Confession: I look at other people all the time in yoga and sometimes, like when my shirt is riding up over my belly, I worry that they are looking at me too. I don’t judge, but I aspire to look like those beautiful older women who look like they’ve stepped out of an Eileen Fisher catalogue.

between friends yoga

I’ll finish this blog post and then, because I’m not on a movie set in Wisconsin,  I’ll go out again in the rain and drive for 40 minutes to pick up Daughter #1 from her track meet. She’s likely to be self-critical about how she did and how she looked and, on the long drive home, I will dispense the wisdom that I, and so many others struggle to remember in this increasingly connected, always on-display world.

Last night, as I drove D#1 to a high school dance, (about as aspirational a venue as you’ll ever find),carrie

the streets of downtown Seattle were filled with people in costume heading into Comicon. We joked about how high school dances are a lot like fan conventions, with people dressing in character and finding their group. “But fandoms aren’t judgy,” (a word I have come to love) she reminded me. “Everyone dresses and acts the way they want to, and nobody gives them a hard time.”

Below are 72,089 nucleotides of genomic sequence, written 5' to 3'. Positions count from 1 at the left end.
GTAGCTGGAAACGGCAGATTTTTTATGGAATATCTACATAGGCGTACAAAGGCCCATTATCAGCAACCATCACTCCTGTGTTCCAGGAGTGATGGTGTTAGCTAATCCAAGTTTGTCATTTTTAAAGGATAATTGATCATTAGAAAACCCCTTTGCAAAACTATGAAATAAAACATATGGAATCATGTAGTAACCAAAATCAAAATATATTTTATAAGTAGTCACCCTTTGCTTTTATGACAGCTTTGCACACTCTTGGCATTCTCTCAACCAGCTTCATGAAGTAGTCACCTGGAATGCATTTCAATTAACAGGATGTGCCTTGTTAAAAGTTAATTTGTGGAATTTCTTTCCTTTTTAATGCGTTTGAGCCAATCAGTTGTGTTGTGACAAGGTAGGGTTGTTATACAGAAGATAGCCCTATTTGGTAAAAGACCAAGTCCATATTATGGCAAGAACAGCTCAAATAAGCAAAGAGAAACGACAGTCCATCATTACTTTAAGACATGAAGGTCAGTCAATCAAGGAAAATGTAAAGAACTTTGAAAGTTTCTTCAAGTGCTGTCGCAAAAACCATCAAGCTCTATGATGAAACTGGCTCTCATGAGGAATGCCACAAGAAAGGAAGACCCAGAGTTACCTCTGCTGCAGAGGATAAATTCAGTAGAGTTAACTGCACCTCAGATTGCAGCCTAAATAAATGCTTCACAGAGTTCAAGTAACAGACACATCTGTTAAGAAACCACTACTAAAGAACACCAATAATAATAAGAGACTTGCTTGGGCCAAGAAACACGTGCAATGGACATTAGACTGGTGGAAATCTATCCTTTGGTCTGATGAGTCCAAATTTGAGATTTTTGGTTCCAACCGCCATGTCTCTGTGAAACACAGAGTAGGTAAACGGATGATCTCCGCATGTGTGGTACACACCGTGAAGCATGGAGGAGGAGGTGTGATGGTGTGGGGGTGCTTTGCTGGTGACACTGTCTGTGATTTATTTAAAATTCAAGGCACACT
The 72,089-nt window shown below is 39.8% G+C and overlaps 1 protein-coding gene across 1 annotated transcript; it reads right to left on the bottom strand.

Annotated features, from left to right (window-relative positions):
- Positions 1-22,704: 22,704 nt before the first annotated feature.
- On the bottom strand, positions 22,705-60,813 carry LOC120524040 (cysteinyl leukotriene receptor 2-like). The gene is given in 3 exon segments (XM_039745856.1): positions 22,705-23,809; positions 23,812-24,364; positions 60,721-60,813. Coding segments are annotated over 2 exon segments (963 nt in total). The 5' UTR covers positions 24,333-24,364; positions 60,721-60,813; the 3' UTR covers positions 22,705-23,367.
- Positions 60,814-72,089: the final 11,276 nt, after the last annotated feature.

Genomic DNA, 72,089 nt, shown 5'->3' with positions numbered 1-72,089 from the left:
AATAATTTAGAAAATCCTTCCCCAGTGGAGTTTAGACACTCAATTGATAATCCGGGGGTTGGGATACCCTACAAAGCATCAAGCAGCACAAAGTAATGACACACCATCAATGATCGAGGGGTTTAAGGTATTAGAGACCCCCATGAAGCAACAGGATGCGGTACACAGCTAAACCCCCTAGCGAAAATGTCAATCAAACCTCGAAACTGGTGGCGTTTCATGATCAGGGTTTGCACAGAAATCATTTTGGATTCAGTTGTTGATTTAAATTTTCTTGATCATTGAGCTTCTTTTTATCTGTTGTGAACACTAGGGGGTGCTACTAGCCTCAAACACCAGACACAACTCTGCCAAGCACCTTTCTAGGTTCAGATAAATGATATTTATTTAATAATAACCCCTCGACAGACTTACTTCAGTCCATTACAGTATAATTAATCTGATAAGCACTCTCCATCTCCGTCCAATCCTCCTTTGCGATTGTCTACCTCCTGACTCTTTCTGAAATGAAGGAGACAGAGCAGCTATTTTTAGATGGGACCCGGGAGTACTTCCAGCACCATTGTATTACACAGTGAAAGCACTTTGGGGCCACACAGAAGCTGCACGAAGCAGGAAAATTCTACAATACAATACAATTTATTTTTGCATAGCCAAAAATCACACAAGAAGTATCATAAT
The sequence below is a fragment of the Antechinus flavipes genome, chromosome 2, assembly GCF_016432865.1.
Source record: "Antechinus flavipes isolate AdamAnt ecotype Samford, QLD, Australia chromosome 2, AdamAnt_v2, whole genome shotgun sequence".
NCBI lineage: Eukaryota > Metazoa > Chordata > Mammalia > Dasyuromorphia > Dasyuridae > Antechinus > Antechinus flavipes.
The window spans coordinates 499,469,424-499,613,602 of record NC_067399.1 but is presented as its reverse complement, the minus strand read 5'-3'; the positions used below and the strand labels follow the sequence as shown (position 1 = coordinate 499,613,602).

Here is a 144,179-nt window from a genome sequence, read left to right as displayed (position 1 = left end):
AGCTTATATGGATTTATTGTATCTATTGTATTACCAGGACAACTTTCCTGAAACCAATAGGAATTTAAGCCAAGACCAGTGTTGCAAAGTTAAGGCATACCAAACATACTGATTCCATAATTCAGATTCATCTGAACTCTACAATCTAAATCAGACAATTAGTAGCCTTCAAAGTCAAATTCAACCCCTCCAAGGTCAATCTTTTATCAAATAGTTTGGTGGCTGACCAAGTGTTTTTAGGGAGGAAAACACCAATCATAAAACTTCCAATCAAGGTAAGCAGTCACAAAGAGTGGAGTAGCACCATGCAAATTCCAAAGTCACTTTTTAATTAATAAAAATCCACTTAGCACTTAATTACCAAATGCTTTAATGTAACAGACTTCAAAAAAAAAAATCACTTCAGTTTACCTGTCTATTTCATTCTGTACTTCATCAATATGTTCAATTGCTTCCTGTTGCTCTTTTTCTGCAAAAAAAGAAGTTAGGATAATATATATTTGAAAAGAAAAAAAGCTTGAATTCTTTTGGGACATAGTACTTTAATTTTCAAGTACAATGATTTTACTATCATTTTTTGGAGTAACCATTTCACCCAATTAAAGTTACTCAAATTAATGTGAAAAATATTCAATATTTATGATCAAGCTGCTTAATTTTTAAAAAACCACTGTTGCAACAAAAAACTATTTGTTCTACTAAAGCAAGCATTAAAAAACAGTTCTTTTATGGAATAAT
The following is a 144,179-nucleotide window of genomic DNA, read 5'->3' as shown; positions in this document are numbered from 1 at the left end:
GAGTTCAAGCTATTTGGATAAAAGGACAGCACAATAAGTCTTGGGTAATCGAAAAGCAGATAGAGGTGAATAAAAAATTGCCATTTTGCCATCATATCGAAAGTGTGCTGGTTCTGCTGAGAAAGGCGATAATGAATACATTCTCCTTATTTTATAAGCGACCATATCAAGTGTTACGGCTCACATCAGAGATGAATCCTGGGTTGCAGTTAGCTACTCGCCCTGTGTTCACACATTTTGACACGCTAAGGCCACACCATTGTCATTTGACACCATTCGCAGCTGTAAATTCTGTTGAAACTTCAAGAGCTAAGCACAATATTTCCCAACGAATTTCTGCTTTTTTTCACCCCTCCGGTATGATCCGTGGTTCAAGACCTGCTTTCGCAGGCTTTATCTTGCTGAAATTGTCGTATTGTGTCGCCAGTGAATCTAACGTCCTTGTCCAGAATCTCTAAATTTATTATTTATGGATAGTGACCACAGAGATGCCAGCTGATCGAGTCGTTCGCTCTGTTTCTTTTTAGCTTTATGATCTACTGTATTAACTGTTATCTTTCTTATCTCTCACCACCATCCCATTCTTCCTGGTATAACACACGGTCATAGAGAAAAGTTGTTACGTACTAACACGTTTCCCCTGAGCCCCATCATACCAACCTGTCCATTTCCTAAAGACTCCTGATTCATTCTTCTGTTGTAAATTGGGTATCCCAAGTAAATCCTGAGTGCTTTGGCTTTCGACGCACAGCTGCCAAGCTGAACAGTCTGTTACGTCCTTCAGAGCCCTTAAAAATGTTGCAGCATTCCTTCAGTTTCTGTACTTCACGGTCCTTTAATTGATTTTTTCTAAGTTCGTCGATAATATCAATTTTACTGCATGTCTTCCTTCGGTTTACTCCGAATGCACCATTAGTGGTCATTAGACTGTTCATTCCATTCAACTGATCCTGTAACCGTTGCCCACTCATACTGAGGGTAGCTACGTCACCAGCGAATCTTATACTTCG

comicon

 

 

 

 

 

In thinking about aspiration and wisdom and perfection and Real Life, I got to thinking about Roseanne Barr. Have you seen her lately? She looks pretty good. She’s got the relaxed look of someone who has been on her version of the Gwyneth-Go-Round and has figured out that perfection isn’t all it’s cracked up to be.

Maybe Roseanne should be the next Thought Leader of something I’m calling the “Lighten Up” movement. She’ll remind us all to relax, eat pasta and Girl Scout cookies and wear inexpensive drawstring pants if we need to.

If our mud cracks, it should be from laughter, not pain or self-sacrifice.

rosanne_barr_new_comedy

Not that I’ve been doing much cooking because of all those sports practices, but my absolute favorite new recipe is this aspirational, yet indulgent, Turkish Poached Eggs in Yogurt, courtesy of Saveur magazine.

This is not a perfect picture, but hey, nobody’s perfect.

eggs

 

 

 

Serrano ham will solve everything

Hello, new year, which snuck up on me the same way Thanksgiving, Hanukkah and Christmas did.

“it kind of feels like the holidays didn’t happen this year,” remarked Daughter #1.